# A Developer Introduction to Big O

A Simple Guide to Complexity

# Aim

This article acts as an introduction to complexities for engineers. However, it will be most useful to developers who already have a rough grasp of the area, and are looking for more of a refresher on some of the core techniques and terminology.

# Argument

‘Big O’ is a measurement of how time relates to input variables. To explain, let’s take an example. We have an algorithm that walks through an array, printing each element. If `n` is the size of the array, then we will take `n` steps. Therefore our complexity is `O(n)`.

Let’s take another algorithm which generates all pairs of items in two arrays. Array one has length `m`, and array two has length `n`. For each element in array one we would need to look at each element in array two, meaning we would take `m` multiplied by `n` steps. The complexity is `O(m * n)`

The variables can be anything, we just need to define them. The aim is to measure how time scales with respect to altering their values.

There are some rules to go along with these concepts.

• Drop constants. An `O(2n)` algorithm is the same as an `O(n)` algorithm.
• Drop non-dominant terms. The dominant term is the term with the greatest affect on complexity. A complexity of `O(n^2 + n)` becomes `O(n^2)`.

These factors define our notation as asymptotic. This is because as `n` gets sufficiently large, the original function will tend towards the simpler form.

The final rule is.

• All log terms with a constant base are equivalent. A `log(n)` term where the base is 2, is equivalent to `log(n)` with any other constant base.

The graph at the start of this article is a great guide for helping decide which is the dominant term in your complexity, as well as the order of complexities. However, it is tricky to get all of them in one, clear, visual representation. The most common ones in order of speed are:

1. Constant `O(c)`
2. Logarithmic `O(log(n))`
3. Linear `O(n)`
4. Linearithmic `O(n log(n))`
5. Polynomial `O(n^c)`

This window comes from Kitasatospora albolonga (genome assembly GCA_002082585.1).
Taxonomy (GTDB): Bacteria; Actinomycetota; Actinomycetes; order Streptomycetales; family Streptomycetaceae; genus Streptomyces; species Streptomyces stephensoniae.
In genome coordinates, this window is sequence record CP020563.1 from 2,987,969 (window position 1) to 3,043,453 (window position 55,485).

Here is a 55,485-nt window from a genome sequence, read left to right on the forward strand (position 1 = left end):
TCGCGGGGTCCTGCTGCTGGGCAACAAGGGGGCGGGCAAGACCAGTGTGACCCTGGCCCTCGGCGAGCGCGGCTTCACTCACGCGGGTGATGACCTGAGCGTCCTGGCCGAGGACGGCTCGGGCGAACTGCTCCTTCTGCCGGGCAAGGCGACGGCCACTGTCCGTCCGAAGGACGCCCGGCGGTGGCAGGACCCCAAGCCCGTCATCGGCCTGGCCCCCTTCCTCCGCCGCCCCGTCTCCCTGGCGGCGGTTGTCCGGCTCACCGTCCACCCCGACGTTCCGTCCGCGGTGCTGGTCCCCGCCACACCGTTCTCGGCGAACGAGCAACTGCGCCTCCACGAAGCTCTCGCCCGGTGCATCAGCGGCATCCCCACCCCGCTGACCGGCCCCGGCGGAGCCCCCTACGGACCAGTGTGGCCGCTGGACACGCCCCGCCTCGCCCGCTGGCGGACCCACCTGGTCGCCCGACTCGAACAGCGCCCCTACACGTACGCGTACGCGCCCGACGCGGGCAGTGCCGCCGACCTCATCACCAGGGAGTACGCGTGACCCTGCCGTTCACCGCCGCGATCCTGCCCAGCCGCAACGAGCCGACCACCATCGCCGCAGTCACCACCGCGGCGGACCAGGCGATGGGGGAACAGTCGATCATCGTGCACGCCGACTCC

6. Polynomial multiplying log `O(n^c log(n))` *
7. Exponential `O(c^n)`
8. Factorial `O(n!)`

*This is dependent on the value of c, we have `O(n^b log(n))` < `O(n^c)` < `O(n^c log(n))` , as long as `b < c`.

In reality there are three types of asymptotic notation.

1. Big-θ (Big-Theta) notation
2. Big-O notation
3. Big-Ω (Big-Omega) notation

To better understand these concepts we can use the below diagram.

Big-θ (Big-Theta) is the idea that as `n` gets large we have the property

`k_1 * f(n) < Run Time < k_2 * f(n)`

Where `k_1` and `k_2` are some constants. Big Theta requires a degree of accuracy, in later examples we will trade this off.

Big O only worries about having an asymptotic upper bound (the purple line in the diagram). That is we have the property

`Run Time < k_2 * f(n)`

Using this definition we have that an algorithm that is `O(n)` is also `O(n^2)`, as that still provides an upper bound on our run time. We know our run time will always be smaller than our function.

Big-Ω (Big-Omega) only provides a lower bound (the green line in the diagram). This is equivalent to

`k_1 * f(n) < Run Time`

The purpose of this measurement is we know our run time will always be larger than our function.

We can use these concepts to define asymptotic relationships between functions. For example we know as `n` increases `n^k` will be less than `c^n`, where `k` and `c` are both constants. Therefore we can say `n^k` is `O(c^n)`.

# Conclusion

In this brief article we have explored the definition of complexity and laid out a number of useful tools to employ it in our day to day programming.

Principal Software Engineer at the BBC

Principal Software Engineer at the BBC